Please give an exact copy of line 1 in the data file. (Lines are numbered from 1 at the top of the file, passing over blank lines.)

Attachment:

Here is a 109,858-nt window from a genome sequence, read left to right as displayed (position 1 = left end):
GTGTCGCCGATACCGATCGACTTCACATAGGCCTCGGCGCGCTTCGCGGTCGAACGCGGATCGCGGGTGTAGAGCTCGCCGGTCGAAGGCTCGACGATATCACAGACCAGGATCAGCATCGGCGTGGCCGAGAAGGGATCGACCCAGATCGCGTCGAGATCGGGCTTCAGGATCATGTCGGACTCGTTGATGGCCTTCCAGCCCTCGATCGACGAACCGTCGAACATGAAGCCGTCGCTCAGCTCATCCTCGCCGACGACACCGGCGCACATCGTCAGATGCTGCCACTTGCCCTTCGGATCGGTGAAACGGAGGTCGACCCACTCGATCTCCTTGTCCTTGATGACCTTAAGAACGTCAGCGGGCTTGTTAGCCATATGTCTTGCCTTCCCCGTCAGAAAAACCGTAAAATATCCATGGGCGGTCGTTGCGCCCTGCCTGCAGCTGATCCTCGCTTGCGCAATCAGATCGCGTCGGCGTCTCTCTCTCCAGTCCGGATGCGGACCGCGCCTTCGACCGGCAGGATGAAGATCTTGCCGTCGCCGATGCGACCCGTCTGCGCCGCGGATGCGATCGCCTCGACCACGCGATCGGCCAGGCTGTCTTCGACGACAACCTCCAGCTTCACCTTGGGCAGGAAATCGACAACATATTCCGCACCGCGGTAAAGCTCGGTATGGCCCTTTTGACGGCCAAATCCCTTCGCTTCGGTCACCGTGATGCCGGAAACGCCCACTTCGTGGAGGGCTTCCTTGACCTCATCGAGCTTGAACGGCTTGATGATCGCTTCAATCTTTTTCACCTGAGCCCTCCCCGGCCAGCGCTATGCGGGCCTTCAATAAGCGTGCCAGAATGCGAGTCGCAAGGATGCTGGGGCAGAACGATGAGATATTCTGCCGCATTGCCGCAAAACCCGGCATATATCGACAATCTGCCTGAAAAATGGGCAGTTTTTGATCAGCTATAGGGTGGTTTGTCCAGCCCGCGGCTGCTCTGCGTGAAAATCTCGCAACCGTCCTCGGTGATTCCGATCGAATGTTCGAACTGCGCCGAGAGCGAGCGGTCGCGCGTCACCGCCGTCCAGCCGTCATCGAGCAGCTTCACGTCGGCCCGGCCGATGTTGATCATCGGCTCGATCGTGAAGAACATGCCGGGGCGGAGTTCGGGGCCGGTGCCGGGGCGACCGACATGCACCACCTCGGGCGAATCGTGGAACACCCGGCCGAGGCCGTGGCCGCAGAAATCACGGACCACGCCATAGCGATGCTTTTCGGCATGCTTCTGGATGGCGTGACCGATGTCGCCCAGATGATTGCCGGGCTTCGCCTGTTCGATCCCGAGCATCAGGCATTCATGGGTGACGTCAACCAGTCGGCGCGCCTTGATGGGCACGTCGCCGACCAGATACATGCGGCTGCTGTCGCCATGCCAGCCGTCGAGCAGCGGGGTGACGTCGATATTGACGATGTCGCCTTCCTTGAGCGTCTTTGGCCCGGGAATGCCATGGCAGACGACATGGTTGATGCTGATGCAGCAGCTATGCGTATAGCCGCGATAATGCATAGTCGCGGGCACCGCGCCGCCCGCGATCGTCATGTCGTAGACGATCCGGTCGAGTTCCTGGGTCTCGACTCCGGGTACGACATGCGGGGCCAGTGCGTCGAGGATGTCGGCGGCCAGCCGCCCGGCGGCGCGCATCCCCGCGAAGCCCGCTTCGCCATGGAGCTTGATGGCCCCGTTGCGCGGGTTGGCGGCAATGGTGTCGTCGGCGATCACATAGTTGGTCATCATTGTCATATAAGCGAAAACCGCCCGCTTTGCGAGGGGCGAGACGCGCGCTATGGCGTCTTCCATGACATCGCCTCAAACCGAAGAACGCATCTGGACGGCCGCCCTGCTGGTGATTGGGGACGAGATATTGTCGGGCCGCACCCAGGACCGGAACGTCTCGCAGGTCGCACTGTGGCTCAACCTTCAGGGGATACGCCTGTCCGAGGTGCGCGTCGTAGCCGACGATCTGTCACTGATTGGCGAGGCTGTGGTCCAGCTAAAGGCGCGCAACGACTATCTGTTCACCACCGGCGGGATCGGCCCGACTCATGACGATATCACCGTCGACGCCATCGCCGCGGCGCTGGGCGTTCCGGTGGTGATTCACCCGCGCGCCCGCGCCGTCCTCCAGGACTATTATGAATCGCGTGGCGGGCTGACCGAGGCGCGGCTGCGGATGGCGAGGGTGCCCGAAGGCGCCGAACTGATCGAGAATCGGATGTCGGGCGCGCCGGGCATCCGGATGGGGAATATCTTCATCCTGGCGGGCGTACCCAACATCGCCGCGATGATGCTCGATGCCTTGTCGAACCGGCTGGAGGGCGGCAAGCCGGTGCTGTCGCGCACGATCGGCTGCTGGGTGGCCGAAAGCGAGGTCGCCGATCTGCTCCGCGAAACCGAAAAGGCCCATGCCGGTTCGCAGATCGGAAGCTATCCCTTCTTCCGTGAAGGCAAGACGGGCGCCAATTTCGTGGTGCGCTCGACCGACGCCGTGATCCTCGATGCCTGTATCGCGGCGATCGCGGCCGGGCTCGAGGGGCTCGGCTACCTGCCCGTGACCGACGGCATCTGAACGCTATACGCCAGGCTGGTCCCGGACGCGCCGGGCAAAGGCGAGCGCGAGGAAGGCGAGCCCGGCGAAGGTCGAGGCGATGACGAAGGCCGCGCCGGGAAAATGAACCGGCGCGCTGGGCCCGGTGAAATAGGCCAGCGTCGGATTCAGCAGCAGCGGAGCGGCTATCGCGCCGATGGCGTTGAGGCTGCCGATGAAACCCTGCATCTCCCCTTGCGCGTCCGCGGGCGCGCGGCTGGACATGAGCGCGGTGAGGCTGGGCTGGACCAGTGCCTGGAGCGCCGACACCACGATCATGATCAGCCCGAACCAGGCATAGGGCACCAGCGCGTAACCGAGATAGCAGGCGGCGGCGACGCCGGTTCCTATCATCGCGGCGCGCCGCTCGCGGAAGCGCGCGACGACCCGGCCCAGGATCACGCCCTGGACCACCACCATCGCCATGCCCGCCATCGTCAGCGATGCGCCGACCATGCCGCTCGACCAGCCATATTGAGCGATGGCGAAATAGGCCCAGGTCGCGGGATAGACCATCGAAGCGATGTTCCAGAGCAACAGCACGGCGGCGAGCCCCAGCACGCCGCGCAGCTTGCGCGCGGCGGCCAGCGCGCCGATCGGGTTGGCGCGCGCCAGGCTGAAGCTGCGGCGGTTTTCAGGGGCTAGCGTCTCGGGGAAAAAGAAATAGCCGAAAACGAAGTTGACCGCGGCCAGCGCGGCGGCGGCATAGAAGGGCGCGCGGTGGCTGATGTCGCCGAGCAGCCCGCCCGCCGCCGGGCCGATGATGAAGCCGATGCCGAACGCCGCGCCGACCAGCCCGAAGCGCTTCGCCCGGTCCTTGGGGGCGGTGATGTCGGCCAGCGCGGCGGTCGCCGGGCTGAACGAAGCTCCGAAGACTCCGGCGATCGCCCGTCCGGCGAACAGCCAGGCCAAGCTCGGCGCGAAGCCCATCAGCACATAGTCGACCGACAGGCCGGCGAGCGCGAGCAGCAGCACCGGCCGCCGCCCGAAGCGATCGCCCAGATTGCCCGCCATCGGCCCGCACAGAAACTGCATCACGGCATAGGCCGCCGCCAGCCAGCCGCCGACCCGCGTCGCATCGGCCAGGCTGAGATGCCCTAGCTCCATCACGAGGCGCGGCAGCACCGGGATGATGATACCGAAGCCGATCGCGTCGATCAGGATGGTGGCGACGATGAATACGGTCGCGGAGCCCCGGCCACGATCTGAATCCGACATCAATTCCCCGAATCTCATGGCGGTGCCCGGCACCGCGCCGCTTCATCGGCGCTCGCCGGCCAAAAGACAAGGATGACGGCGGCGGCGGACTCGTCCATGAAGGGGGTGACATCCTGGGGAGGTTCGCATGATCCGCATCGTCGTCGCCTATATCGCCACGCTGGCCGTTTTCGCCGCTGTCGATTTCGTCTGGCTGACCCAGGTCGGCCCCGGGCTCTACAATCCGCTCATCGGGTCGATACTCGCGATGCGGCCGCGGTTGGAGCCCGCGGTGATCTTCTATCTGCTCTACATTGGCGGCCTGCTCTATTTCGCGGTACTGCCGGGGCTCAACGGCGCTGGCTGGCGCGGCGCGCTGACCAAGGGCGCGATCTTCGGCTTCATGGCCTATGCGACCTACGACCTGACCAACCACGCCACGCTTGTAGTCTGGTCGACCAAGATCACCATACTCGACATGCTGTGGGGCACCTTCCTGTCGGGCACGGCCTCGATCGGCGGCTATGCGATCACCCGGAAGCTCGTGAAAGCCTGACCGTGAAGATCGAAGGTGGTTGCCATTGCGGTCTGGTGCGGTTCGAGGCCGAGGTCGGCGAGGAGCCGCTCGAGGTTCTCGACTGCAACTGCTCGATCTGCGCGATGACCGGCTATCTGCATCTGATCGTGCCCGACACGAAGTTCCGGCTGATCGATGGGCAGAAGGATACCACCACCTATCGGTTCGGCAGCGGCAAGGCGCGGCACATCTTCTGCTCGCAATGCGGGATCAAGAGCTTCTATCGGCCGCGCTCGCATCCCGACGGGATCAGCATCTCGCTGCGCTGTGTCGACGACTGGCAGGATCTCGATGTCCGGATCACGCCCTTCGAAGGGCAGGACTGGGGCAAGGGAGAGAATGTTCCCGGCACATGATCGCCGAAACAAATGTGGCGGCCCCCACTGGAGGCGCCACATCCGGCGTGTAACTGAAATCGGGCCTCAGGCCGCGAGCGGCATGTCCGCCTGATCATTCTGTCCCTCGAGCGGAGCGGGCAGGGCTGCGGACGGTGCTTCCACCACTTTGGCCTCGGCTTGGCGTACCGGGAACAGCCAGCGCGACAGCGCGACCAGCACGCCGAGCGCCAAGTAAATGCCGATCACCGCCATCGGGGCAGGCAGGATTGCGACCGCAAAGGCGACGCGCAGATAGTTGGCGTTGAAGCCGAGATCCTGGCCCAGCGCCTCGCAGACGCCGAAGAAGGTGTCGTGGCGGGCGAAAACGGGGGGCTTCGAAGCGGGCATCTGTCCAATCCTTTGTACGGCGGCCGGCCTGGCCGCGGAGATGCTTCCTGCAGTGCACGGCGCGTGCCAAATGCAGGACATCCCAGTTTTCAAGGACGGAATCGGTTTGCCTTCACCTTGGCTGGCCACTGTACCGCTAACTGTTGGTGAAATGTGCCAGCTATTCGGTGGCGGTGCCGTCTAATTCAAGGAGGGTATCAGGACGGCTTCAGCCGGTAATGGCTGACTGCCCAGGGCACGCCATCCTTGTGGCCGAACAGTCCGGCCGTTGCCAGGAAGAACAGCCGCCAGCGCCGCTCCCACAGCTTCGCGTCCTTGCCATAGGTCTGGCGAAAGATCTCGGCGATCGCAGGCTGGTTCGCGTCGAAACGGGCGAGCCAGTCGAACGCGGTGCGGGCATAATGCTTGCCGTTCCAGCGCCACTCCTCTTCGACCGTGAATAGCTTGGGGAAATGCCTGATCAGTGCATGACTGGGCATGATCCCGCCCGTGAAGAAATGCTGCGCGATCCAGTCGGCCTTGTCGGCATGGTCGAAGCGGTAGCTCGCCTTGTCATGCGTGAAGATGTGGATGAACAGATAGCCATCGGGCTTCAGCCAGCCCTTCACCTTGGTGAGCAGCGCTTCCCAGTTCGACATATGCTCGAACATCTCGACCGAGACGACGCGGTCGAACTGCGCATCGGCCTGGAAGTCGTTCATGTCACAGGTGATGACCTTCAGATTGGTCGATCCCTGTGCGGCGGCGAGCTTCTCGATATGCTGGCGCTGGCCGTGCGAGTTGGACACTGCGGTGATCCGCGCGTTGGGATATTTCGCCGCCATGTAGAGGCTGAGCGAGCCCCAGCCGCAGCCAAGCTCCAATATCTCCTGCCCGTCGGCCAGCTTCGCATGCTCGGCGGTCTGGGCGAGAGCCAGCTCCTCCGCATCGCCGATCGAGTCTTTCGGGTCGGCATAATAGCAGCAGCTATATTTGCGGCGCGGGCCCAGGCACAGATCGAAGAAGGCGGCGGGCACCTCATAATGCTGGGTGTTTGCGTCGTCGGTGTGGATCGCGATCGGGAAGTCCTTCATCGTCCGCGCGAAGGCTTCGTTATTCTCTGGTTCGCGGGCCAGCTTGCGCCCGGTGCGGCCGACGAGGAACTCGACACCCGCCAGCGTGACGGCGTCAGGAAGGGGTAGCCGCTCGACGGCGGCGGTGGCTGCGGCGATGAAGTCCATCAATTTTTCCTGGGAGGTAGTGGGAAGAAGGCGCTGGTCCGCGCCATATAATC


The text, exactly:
Here is a 109,858-nt window from a genome sequence, read left to right as displayed (position 1 = left end):